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Nurse Cows

Posted 6/2/2010 8:18am by Renae Schlatter.

A new adventure for our farm this spring has been the way we raise our calves. In years past we have tried several different ways to raise the calves to be healthy. When we first switched over to grass farming the big craze was to group feed the calves on a barrel. With this method we had about 10 calves in one group and had 10 nipples on around the barrel with tube going to the bottom. We would pour the milk in the barrel and the calves would gather round and get their fill. This worked well for about one year! After we were done with it for the year it was a mess to clean out properly with all the tubes, etc. One year we did leave some of the calves with their moms, but that was interesting as well. The dairy cows are rotated around the farm to utilize the grass and are brought up to the barn twice a day for milking. The majority of the fences we have around the farm are just two wire fences. We had a couple of problems with this method. One, the calves were small enough to crawl in and out of the fences without touching the wires. So, often someone driving by would stop and tell us some of our calves were on the road. Two, with the cows moving around so much the calves would sometimes be in one pasture and the cows had moved on to the next. So, we decided that wasn't the best way to manage our calves. By this time we did realize that the calves remained healthier when they were able to grow up outside as opposed to when we had tried to start them in a barn. So, we then went to individual bottle feeding. Each calf had its own hutch (three sided shelter) and gate area where it could come outside. Twice a day someone would feed them with a bottle. When they were old enough to figure out how to eat without someone standing right there they were moved into a group of about 5-8 calves and would be feed "calfeteria" style! We used a system similar to the barrel, but it one side was flat and hung on a gate and the other side had the nipples. There were no tubes involved in this system. The following is a photo of the feeder.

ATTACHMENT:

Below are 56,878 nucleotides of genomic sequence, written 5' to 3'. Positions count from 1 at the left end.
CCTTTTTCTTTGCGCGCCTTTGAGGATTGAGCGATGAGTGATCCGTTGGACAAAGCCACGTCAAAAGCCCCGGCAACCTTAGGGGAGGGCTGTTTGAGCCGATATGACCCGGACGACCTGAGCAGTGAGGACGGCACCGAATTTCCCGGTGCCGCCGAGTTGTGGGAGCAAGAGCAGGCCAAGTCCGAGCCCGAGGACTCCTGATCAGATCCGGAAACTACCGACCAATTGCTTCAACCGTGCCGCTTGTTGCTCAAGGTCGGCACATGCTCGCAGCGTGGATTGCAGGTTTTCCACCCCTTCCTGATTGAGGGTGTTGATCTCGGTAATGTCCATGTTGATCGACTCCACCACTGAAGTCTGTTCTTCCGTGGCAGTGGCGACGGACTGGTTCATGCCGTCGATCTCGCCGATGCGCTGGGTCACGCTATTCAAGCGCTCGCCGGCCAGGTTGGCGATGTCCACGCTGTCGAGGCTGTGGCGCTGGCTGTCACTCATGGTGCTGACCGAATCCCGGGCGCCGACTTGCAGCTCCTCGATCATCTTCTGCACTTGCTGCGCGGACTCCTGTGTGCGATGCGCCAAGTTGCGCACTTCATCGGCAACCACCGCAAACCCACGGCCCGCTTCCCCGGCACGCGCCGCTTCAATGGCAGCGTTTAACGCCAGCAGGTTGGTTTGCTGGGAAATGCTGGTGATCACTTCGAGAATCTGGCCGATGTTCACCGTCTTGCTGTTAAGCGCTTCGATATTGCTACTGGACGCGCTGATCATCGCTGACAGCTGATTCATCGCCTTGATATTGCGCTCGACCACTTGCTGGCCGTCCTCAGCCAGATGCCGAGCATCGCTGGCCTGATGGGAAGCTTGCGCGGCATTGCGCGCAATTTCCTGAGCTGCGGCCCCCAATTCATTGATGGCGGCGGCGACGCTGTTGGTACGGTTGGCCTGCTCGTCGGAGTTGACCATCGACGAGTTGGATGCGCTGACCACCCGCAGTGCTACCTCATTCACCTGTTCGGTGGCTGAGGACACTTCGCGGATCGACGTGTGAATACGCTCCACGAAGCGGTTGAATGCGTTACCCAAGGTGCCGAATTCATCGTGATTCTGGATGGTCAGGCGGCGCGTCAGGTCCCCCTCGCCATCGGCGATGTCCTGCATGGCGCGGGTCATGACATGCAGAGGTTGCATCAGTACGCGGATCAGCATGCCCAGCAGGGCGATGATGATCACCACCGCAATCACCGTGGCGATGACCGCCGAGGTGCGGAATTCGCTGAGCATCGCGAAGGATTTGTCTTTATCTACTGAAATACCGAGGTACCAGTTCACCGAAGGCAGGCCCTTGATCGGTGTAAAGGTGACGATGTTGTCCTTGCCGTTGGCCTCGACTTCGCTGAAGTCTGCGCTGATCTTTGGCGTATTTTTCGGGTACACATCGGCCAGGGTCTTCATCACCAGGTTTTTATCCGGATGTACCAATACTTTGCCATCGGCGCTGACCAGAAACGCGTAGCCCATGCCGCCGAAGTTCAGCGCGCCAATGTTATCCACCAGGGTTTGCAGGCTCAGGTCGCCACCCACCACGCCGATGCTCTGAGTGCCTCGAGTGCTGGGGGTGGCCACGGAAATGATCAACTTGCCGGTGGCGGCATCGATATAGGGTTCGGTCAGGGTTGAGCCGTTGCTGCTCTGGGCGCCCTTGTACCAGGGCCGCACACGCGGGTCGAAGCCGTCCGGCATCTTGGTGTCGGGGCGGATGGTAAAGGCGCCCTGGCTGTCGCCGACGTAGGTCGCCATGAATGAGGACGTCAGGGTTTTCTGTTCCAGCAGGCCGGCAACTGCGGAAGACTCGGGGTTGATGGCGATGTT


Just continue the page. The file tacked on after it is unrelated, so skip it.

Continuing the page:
Peach teats

This system seemed to work pretty well, but it was labor intensive to bottle feed the calves and then we still had to dump buckets of milk in these feeders twice a day and make sure all the calves were eating. The next step was to see if we could find a way to raise our claves without producing more work. One of our grazing friends, who also makes farmstead cheese, in Clay City, IN, has been utilizing a nurse cow herd. One day this late winter Kyle went and visited their farm and talked to them about how they did their nurse cows.

We started calving in early March this year when the cows were not yet out on pasture. At first the calves were left with their moms because they were still in the barnyard and we didn't have a place to go with a nurse cow herd just yet. When the pastures were ready, a pasture with a six wire fence was designated as the cow/calf pasture. Kyle chose the cows that he wanted to be the nurse cows and put two to three calves with her and let them bond. If the cow did not accept a calf for some reason he would put the calf with a different cow. So, one cow at a time our nurse cow herd was established. When he felt that the cow and calves were bonded he then moved them to the pasture. Eventually all the calves that we had were bonded to a cow and they were all together. We still had a handful of cows left to calve, so when they did calve he let the calf on the mom for a couple of days so that the calf could utilize the good colostrum from its mom. Then he would bond the calf with its nurse cow. We are now done calving for the spring and have our nurse cow herd completely established. It was a learning experience as all new things are. We have had people comment when they drive by what a unique sight it is too see the cows and calves together. The calves are looking so healthy and are really growing. Whereas last year at this time they were in the groups being fed primarily milk and some dry hay; this year they are able to get the milk still and are really grazing the fresh, green grass. At this point there is not everyday labor involved as there has been in the past. We are pleased with the experience and hope it will go even better next year.

The following is of a foggy morning and a couple of the calves are finding their breakfast.

nurse cows

nurse cows

And a shot of the group.

nurse cows